Enable CPU Sharing

About CPU Sharing

CPU sharing allows the virtual CPUs (vCPUs) of different VMs to run on the same physical CPU, just like how multiple processes run concurrently on a single CPU. Internally the hypervisor adopts time slicing scheduling and periodically switches among those vCPUs.

This feature can help improve overall CPU utilization when the VMs are not fully loaded. However, sharing a physical CPU among multiple vCPUs increases the worst-case response latency of them, and thus is not suitable for vCPUs running latency-sensitive workloads.

Dependencies and Constraints

Consider the following dependencies and constraints:

  • CPU sharing is a hypervisor feature that is hardware and OS neutral.

  • CPU sharing is not available for real-time VMs or for VMs with local APIC passthrough (via the LAPIC passthrough option in the ACRN Configurator or via the Device Model --lapic_pt option).

  • You can choose the scheduler the hypervisor uses. A scheduler is an algorithm for determining the priority of VMs running on a shared virtual CPU. ACRN supports the following schedulers:

    • Borrowed Virtual Time (BVT), which fairly allocates time slices to multiple vCPUs pinned to the same physical CPU. The BVT scheduler is the default and is sufficient for most use cases.

    • No-Operation (NOOP), which runs at most one vCPU on each physical CPU.

    • Priority based, which supports vCPU scheduling based on their static priorities defined in the scenario configuration. A vCPU can be running only if there is no higher-priority vCPU running on the same physical CPU.

Configuration Overview

You use the ACRN Configurator Tool to enable CPU sharing by assigning the same set of physical CPUs to multiple VMs and selecting a scheduler. The following documentation is a general overview of the configuration process.

To assign the same set of physical CPUs to multiple VMs, set the following parameters in each VM’s Basic Parameters:

  • VM type: Standard (Real-time VMs don’t support CPU sharing)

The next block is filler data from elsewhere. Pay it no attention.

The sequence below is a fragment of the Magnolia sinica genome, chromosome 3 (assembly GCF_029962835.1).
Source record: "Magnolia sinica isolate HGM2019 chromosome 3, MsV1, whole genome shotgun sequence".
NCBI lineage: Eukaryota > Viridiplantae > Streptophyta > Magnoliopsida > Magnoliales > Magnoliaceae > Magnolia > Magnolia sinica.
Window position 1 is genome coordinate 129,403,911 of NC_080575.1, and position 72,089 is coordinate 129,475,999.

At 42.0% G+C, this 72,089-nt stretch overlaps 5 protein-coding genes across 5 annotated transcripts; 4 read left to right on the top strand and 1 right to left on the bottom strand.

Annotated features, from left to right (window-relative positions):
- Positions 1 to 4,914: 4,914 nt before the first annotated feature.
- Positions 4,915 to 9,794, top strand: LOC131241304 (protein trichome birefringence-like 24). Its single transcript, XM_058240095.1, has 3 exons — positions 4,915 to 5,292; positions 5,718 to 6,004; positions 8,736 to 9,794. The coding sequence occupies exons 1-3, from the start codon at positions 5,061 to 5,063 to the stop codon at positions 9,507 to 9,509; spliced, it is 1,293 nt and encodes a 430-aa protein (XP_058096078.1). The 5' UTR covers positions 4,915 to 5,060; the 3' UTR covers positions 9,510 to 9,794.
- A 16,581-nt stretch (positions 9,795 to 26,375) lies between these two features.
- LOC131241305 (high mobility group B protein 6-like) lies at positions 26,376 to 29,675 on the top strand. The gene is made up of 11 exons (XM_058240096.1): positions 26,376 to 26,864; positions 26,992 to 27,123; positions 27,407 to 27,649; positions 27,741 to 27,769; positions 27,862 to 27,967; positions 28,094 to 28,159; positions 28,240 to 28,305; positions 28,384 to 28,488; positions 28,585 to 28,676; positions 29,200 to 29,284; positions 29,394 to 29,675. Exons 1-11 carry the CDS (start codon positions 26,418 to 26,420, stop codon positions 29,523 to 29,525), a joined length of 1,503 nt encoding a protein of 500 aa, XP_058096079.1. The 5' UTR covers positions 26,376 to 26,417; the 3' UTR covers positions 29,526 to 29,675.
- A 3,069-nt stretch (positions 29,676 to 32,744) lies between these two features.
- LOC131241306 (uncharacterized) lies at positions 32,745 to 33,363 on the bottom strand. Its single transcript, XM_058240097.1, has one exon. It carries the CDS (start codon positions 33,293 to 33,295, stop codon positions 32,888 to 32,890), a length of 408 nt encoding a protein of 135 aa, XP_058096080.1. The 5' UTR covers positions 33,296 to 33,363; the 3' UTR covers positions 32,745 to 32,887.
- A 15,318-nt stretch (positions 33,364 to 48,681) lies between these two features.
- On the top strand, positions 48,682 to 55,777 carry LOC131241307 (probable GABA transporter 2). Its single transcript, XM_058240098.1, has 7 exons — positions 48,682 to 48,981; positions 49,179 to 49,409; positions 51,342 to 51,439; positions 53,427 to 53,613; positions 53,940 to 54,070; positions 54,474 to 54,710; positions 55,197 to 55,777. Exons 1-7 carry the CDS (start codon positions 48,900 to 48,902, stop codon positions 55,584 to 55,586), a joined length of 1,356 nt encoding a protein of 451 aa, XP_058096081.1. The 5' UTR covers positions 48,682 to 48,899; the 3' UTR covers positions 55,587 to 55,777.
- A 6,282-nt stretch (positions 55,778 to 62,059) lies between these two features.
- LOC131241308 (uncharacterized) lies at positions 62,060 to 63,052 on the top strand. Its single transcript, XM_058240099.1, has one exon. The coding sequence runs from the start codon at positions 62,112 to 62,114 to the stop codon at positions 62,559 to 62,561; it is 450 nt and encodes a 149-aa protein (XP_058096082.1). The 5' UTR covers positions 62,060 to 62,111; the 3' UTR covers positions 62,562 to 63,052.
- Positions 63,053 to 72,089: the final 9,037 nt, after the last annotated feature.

• Physical CPU affinity > pCPU ID: Select a physical CPU by its core ID.

  • To add another physical CPU, click + on the right side of an existing CPU. Or click - to delete a CPU.

  • Repeat the process to assign the same physical CPUs to another VM.


To select a scheduler, go to Hypervisor Global Settings > Advanced Parameters > Virtual CPU scheduler and select a scheduler from the list.


Example Configuration

The following steps show how to enable and verify CPU sharing between two User VMs. The example extends the information provided in the Getting Started Guide.

  1. In the ACRN Configurator, create a shared scenario with a Service VM and two post-launched User VMs.

  2. For the first User VM, set the following parameters in the VM’s Basic Parameters:

    • VM name: This example uses POST_STD_VM1.

    • VM type: Standard

    • Physical CPU affinity: Select pCPU ID 1, then click + and select pCPU ID 2 to assign the VM to CPU cores 1 and 2.

    ../_images/configurator-cpusharing-vm1.png ../_images/configurator-cpusharing-affinity.png
  3. For the second User VM, set the following parameters in the VM’s Basic Parameters:

    • VM name: This example uses POST_STD_VM2.

    • VM type: Standard

    • Physical CPU affinity: Select pCPU ID 1 and 2. The pCPU IDs must be the same as those of POST_STD_VM1 to use the CPU sharing function.

  4. In Hypervisor Global Settings > Advanced Parameters > Virtual CPU scheduler, confirm that the default scheduler, Borrowed Virtual Time, is selected.

  5. Save the scenario and launch script.

  6. Build ACRN, copy all the necessary files from the development computer to the target system, and launch the Service VM and post-launched User VMs.

  7. In the ACRN hypervisor shell, check the CPU sharing via the vcpu_list command. For example:

    =====    =======    =======    =========    ==========    ==========
      0         0          0        PRIMARY      Running       RUNNABLE
      0         1          1        SECONDARY    Running       BLOCKED
      0         2          2        SECONDARY    Running       BLOCKED
      0         3          3        SECONDARY    Running       BLOCKED
      1         1          0        PRIMARY      Running       RUNNING
      1         2          1        SECONDARY    Running       BLOCKED
      2         1          0        PRIMARY      Running       BLOCKED
      2         2          1        SECONDARY    Running       RUNNING

    The VM ID, PCPU ID, VCPU ID, and THREAD STATE columns provide information to help you check CPU sharing. In the VM ID column, VM 0 is the Service VM, VM 1 is POST_STD_VM1, and VM 2 is POST_STD_VM2. The output shows that ACRN assigned all physical CPUs (pCPUs) to VM 0 as expected. It also confirms that you assigned pCPUs 1 and 2 to VMs 1 and 2 (via the ACRN Configurator). vCPU 1 of VM 0 and vCPU 0 of VM 1 and VM 2 are running on the same physical CPU; they are sharing the physical CPU execution time. The thread state column shows the current states of the vCPUs. The BLOCKED state can occur for different reasons, most likely the vCPU is waiting for an I/O operation to be completed. Once it is done, the state will change to RUNNABLE. When this vCPU gets its pCPU execution time, its state will change to RUNNING, then the vCPU is actually running on the pCPU.

Learn More

For details on the ACRN CPU virtualization high-level design, For the CPU Virtualization.